Abstract

    Aberrant expression of CXCR4 has been indicated to play a role in the pathogenesis of systemic lupus erythematosus (SLE), but the mechanism of CXCR4 dysregulation in SLE is unclear. This study is aimed to explore the clinical significance and possible mechanisms of abnormal CXCR4 expression on B cells from patients with untreated SLE. Expression of CXCR4 on peripheral B cells was determined by flow cytometry and western blotting. Freshly isolated B cells were cultured with exogenous interleukin 21(IL-21) in the presence or absence of CD40 ligand (CD40L) plus anti-IgM antibody (aIgM), and changes in CXCR4 expression were detected. Involvement of phosphatidylinositol 3 kinase (PI3K)/Akt and Janus kinase/Signal transducer and activator of transcription (JAK/STAT) signaling pathways was assessed by adding blocking agents Ly294002 and AG490. Since CD63 is reported to mediate endosomal recruitment of CXCR4 and BCL6 is capable of silencing CD63 gene transcription, we also measured BCL6 and CD63 gene transcription with real-time PCR. It was shown that CXCR4 expression on B cells was significantly upregulated in SLE patients, especially in those with lupus nephritis, and was positively correlated with SLE Disease Activity Index scores and negatively with the serum complement 3 levels (P<0.05). Downregulation of CXCR4 by IL-21 was intact. In contrast, a similar effect of aIgM plus CD40L in downregulating CXCR4 expression was defective in SLE patients but was restored by co-stimulation with IL-21 in vitro. Both Ly294002 and AG490 promoted downregulation of surface CXCR4 expression on B cells from SLE patients (P=0.078 and P=0.064). Furthermore, B cells from SLE patients exhibited diminished CD63 mRNA and enhanced BCL6 mRNA expression (both P<0.05). To sum up, CXCR4 was overexpressed on SLE B cells, positively correlating with disease activity and kidney involvement. Overactivation of the PI3K/Akt and JAK/STAT pathways as well as defective CD63 synthesis may contribute to CXCR4 dysregulation in SLE.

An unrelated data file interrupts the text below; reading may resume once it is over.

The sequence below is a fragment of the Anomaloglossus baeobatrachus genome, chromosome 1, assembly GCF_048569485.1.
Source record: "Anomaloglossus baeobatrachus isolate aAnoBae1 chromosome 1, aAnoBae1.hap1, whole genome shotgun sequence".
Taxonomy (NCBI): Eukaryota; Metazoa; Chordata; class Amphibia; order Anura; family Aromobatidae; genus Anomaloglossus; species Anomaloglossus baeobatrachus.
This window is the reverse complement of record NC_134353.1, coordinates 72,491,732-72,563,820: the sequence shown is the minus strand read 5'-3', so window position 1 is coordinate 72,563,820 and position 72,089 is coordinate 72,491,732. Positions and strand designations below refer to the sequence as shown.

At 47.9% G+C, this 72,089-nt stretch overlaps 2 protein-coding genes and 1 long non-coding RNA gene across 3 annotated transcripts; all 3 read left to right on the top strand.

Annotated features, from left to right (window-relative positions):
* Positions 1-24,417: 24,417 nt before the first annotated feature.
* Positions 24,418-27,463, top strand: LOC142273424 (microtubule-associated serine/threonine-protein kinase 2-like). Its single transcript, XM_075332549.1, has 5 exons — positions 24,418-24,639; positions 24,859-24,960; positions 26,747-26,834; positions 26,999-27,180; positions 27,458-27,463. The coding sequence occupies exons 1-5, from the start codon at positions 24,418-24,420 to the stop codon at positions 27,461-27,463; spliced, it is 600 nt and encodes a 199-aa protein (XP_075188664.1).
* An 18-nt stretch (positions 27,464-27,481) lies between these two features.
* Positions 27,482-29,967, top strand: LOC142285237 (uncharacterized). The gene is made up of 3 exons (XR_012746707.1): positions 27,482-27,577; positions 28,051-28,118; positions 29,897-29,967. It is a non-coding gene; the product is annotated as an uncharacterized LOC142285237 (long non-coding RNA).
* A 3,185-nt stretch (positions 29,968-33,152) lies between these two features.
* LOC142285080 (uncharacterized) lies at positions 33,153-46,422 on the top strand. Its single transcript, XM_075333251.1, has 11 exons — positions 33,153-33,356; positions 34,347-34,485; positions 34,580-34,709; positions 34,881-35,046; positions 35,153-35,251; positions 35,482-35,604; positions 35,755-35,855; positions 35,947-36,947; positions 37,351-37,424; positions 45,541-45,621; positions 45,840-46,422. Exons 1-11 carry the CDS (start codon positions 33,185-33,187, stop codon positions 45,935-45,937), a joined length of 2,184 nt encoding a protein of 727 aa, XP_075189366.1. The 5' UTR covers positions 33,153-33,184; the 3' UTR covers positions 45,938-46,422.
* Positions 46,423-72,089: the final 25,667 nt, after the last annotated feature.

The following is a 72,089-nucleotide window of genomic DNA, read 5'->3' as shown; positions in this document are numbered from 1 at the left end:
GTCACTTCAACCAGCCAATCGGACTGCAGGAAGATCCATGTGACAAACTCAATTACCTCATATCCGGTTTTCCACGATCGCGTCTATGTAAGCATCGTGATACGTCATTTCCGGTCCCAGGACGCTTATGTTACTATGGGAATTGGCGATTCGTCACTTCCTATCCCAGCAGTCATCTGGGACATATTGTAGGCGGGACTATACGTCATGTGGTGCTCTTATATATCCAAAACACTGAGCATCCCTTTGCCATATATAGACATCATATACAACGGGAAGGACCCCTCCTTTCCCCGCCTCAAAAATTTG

View details for DOI 10.1038/cmi.2016.47

    View details for PubMedID 27665947

    View details for PubMedCentralID PMC5649106

  • The oral and gut microbiomes are perturbed in rheumatoid arthritis and partly normalized after treatment. Nature medicine Zhang, X., Zhang, D., Jia, H., Feng, Q., Wang, D., Liang, D., Wu, X., Li, J., Tang, L., Li, Y., Lan, Z., Chen, B., Li, Y., Zhong, H., Xie, H., Jie, Z., Chen, W., Tang, S., Xu, X., Wang, X., Cai, X., Liu, S., Xia, Y., Li, J., Qiao, X., Al-Aama, J. Y., Chen, H., Wang, L., Wu, Q. J., Zhang, F., Zheng, W., Li, Y., Zhang, M., Luo, G., Xue, W., Xiao, L., Li, J., Chen, W., Xu, X., Yin, Y., Yang, H., Wang, J., Kristiansen, K., Liu, L., Li, T., Huang, Q., Li, Y., Wang, J. 2015; 21 (8): 895?905